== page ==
Re-Engaging Alumni Entrepreneurs


‘Steve’ is a major gifts officer at one of the country’s most prestigious universities. This school is also a vibrant entrepreneurship hub, piping startup founders into the economy at a furious clip. But Steve’s facing an all-too-common issue. 

In fact, I connect with 2–3 fellow Higher Ed professionals each month around these themes, and I ask each of them to share a story, a challenge, or an idea to jumpstart our conversation. This is by far what I hear most. 

Steve’s having trouble engaging an alumni entrepreneur. The alum is youngish, and is CEO of a startup company he founded. The company is profitable and has grown to about a hundred employees. He is an occasional annual fund donor who loves his alma mater. He’s responded to Steve's outreach — but warily. 

“I’ve met with a couple of you guys before. Are you just coming to ask me for money?”

There is a LOT going on in these two sentences. Let’s break it down. 

First off, this is tough. The positive zing of hearing from an alum is offset by the signal that he’s unhappy. But I’ll take a negative response over silence any time. At least you have something to work with as you repair this connection.

And repair it you must! This is an alum who has gone from early stage founder with zero capacity to CEO of a profitable 100-person private company. The university and his peers now see him as a potential leader and investor who can help move the school forward. If Steve can’t re-engage him, the distance will only grow.

“I’ve met with a couple of you guys before.” From this, we know he was more open to meeting in the past. What changed? He probably met with a first gift officer and they didn’t quite hit it off. Perhaps he considered it an anomaly, and he took the meeting with the second gift officer. When that meeting didn’t feel like time well spent, either, it became a pattern. Now he needs to gut-check every visit.

These are good fundraisers — some of the best in the business. But I’ll bet they approached this alum as they would any other supporter. Startup founders’ needs and engagement patterns differ significantly from traditional philanthropists. Fundraisers need to be equipped to relate specifically to alumni entrepreneurs. 

Given the high turnover in our field, basic ‘entrepreneurial relations’ skills are especially critical for Advancement offices. If these relationships with entrepreneurs must be sustained through multiple gift officers, gaps in engagement may result in depressed involvement and giving among successful founders.

“Are you just coming to ask me for money?” As fundraisers, we understand the philanthropic process is most effective when it’s authentic — when we acknowledge that philanthropy is the goal, but that the value of that generosity truly goes both ways. 

The alum’s dismissive statement tells us that he hasn’t experienced this authenticity in his relationship with his alma mater.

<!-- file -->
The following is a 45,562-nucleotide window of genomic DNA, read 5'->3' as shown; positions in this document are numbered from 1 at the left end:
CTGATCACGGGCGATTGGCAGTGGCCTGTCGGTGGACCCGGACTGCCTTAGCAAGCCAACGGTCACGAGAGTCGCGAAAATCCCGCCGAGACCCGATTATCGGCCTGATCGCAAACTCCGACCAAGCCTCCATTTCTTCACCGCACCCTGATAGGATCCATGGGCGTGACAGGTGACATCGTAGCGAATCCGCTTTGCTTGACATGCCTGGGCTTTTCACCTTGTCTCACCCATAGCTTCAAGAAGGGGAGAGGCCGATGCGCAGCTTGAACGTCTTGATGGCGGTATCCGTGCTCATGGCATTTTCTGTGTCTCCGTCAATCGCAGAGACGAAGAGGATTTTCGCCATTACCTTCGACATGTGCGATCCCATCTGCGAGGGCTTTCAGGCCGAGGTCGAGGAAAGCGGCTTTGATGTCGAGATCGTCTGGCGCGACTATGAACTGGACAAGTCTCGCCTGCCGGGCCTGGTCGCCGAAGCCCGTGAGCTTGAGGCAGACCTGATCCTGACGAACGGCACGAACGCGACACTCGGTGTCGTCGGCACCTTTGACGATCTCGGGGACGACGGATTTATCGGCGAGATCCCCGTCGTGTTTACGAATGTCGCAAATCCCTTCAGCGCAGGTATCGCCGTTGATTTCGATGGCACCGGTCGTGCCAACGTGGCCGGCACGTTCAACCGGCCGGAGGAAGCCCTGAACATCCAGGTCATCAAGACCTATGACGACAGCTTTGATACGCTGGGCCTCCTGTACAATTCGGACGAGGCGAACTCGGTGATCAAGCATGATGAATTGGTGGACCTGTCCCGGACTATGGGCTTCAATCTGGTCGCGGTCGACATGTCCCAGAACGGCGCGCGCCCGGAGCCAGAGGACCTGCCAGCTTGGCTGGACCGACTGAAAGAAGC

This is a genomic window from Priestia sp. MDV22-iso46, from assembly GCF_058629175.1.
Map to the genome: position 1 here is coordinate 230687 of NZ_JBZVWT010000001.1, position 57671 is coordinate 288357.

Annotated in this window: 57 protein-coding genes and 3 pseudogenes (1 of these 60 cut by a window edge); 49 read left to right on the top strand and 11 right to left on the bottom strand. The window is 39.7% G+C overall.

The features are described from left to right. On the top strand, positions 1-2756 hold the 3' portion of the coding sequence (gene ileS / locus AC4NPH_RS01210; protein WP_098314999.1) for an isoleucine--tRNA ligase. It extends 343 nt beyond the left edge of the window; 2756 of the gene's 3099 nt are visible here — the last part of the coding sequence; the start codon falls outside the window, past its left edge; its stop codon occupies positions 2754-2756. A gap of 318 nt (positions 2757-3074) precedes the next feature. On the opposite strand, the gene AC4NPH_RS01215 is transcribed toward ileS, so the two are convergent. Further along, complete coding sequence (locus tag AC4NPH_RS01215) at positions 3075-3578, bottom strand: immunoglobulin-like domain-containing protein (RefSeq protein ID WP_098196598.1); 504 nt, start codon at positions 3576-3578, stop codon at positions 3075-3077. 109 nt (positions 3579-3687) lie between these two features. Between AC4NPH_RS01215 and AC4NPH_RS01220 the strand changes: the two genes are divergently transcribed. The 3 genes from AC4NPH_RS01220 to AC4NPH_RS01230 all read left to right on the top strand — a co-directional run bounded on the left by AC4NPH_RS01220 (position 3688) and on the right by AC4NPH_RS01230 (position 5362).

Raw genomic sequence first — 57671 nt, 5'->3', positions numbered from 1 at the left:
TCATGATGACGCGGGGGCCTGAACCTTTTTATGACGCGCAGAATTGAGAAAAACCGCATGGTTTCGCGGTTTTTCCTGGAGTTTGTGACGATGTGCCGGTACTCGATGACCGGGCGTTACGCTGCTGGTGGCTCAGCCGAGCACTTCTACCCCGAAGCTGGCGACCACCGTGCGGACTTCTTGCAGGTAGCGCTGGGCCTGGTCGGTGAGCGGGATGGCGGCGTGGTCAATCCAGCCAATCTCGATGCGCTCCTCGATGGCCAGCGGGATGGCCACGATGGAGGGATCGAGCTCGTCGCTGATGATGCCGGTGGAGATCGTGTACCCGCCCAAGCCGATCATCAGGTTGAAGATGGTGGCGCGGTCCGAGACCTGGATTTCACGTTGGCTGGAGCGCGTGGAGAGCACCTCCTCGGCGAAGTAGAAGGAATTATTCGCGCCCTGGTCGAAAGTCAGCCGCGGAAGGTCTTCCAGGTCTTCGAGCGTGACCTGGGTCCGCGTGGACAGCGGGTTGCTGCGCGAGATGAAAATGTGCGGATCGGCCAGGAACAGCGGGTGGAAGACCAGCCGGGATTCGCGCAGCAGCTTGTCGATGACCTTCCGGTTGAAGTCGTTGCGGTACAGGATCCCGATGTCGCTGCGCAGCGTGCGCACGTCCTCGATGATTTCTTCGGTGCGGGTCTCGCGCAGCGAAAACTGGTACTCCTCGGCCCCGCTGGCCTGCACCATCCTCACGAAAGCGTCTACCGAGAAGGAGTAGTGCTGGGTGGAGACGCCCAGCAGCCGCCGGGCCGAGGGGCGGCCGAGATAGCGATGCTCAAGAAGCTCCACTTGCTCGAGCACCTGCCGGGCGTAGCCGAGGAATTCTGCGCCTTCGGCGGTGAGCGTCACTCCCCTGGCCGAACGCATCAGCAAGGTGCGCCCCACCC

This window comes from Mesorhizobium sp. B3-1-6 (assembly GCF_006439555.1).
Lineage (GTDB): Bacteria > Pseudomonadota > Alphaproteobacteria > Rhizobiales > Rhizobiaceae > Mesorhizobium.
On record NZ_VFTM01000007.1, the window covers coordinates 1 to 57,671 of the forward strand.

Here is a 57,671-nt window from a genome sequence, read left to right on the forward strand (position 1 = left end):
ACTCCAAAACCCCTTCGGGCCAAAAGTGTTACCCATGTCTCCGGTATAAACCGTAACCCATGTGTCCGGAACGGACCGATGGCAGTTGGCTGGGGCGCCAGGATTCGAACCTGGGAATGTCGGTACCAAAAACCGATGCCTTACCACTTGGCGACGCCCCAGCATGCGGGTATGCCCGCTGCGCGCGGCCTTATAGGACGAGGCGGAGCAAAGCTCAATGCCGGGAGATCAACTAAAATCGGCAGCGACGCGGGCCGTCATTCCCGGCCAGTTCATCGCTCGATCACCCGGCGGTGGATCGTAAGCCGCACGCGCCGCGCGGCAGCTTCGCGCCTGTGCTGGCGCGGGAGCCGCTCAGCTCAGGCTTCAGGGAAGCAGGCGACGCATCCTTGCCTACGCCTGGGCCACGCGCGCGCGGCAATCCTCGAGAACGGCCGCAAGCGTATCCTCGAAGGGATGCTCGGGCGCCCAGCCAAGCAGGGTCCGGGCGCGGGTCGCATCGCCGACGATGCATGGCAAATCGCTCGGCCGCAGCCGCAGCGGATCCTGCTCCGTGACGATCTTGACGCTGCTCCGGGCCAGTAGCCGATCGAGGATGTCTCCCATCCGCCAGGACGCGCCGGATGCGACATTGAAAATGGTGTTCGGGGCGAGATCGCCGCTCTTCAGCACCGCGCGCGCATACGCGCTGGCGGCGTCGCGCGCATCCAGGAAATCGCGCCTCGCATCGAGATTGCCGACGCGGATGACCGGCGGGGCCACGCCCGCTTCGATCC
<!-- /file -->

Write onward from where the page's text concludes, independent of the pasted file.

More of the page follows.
It also tells us that he wants more than ‘just asking for money’ — he actually desires an authentic connection with the school. It means enough to him that he’s willing to respond to Steve, but the interaction to date hurts him enough to express his dissatisfaction somewhat brusquely. 

Every situation is different, but when you encounter this, try responding with this three-step plan. 

Acknowledge the distance.

Face this issue head on. Be gracious in suggesting that the burden of this lies with the university, and that perhaps the institution hasn’t helped the alum to stay as connected as he’d like. Say that you’d like to remedy this, or at the very least understand its roots, so that future alumni entrepreneurs can stay meaningfully engaged. 

Offer value.

Signal to the alum that this interaction will be different by showing that you understand his needs. Demonstrate that you’ve done your homework, and acknowledge the alum’s accomplishments, company milestones, or recent news. Then, combine what you’ve learned with the Rule of 4 (Recruiting, Networking, Visibility, Special Experiences) to offer something that might interest your alum.

Is there a resource that might be helpful to him or her — a resume book, company news you could share on social media, a particular intro that might be relevant and helpful? This could lay the foundation for a productive and authentic relationship with your alumni entrepreneur. 

Be specific with your request or engagement opportunity.

Now that you’ve sent key signals that you're listening and doing things differently, go ahead and make an ask. Make your message succinct. Your ask might be as simple as a 20-minute call to recalibrate the relationship. Or, you might need to tap him as a student mentor, or invite him an upcoming event. 

In those cases, try to tie the engagement opportunity to a benefit that he might experience for participating. Frame that benefit in the context of the Rule of 4. Will it help expose the company to talented undergrads? Are there other alumni attending the event to whom you could connect the alum? 

You may need to make a financial ask. Not the ideal next step here, but we must find a way to ask when the need arises. In this case, think about whether your ask aligns with the entrepreneur’s likely financial situation. Startup employees, even those at fast-growing, buzzworthy companies often trade current income for equity. Explore this gently with your alum, after doing what you can to understand his or her unique situation. 

Good luck. And keep me posted!

Steve handled this situation deftly. I’ll plan to check in with him soon to see how things went. 

Have you overcome this issue with an alum? How have you approached it, and what has or hasn’t worked for you?